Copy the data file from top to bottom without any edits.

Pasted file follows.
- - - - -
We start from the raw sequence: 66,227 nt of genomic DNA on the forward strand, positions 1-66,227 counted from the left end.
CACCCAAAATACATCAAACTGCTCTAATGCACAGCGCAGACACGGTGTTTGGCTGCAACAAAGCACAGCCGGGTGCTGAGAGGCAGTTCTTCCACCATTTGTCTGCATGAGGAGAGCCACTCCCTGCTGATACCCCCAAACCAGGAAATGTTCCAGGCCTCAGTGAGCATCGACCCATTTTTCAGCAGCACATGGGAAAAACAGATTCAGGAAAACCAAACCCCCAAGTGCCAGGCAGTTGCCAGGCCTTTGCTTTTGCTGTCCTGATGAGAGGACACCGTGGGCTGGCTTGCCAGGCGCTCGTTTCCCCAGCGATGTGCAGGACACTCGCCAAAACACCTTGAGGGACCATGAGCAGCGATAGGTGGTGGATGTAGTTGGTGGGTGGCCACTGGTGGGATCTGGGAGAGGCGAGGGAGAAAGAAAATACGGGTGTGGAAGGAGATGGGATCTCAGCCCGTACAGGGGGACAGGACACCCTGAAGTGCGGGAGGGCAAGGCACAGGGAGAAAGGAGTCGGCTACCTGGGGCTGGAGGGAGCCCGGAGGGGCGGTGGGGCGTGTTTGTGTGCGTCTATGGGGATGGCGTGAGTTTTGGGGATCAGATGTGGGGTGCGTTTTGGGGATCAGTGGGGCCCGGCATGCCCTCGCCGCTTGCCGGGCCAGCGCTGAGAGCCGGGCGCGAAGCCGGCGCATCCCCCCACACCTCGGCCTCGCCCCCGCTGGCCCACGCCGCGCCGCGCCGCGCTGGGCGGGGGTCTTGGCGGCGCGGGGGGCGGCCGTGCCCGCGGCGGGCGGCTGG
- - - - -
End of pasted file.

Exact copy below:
We start from the raw sequence: 66,227 nt of genomic DNA on the forward strand, positions 1-66,227 counted from the left end.
CACCCAAAATACATCAAACTGCTCTAATGCACAGCGCAGACACGGTGTTTGGCTGCAACAAAGCACAGCCGGGTGCTGAGAGGCAGTTCTTCCACCATTTGTCTGCATGAGGAGAGCCACTCCCTGCTGATACCCCCAAACCAGGAAATGTTCCAGGCCTCAGTGAGCATCGACCCATTTTTCAGCAGCACATGGGAAAAACAGATTCAGGAAAACCAAACCCCCAAGTGCCAGGCAGTTGCCAGGCCTTTGCTTTTGCTGTCCTGATGAGAGGACACCGTGGGCTGGCTTGCCAGGCGCTCGTTTCCCCAGCGATGTGCAGGACACTCGCCAAAACACCTTGAGGGACCATGAGCAGCGATAGGTGGTGGATGTAGTTGGTGGGTGGCCACTGGTGGGATCTGGGAGAGGCGAGGGAGAAAGAAAATACGGGTGTGGAAGGAGATGGGATCTCAGCCCGTACAGGGGGACAGGACACCCTGAAGTGCGGGAGGGCAAGGCACAGGGAGAAAGGAGTCGGCTACCTGGGGCTGGAGGGAGCCCGGAGGGGCGGTGGGGCGTGTTTGTGTGCGTCTATGGGGATGGCGTGAGTTTTGGGGATCAGATGTGGGGTGCGTTTTGGGGATCAGTGGGGCCCGGCATGCCCTCGCCGCTTGCCGGGCCAGCGCTGAGAGCCGGGCGCGAAGCCGGCGCATCCCCCCACACCTCGGCCTCGCCCCCGCTGGCCCACGCCGCGCCGCGCCGCGCTGGGCGGGGGTCTTGGCGGCGCGGGGGGCGGCCGTGCCCGCGGCGGGCGGCTGG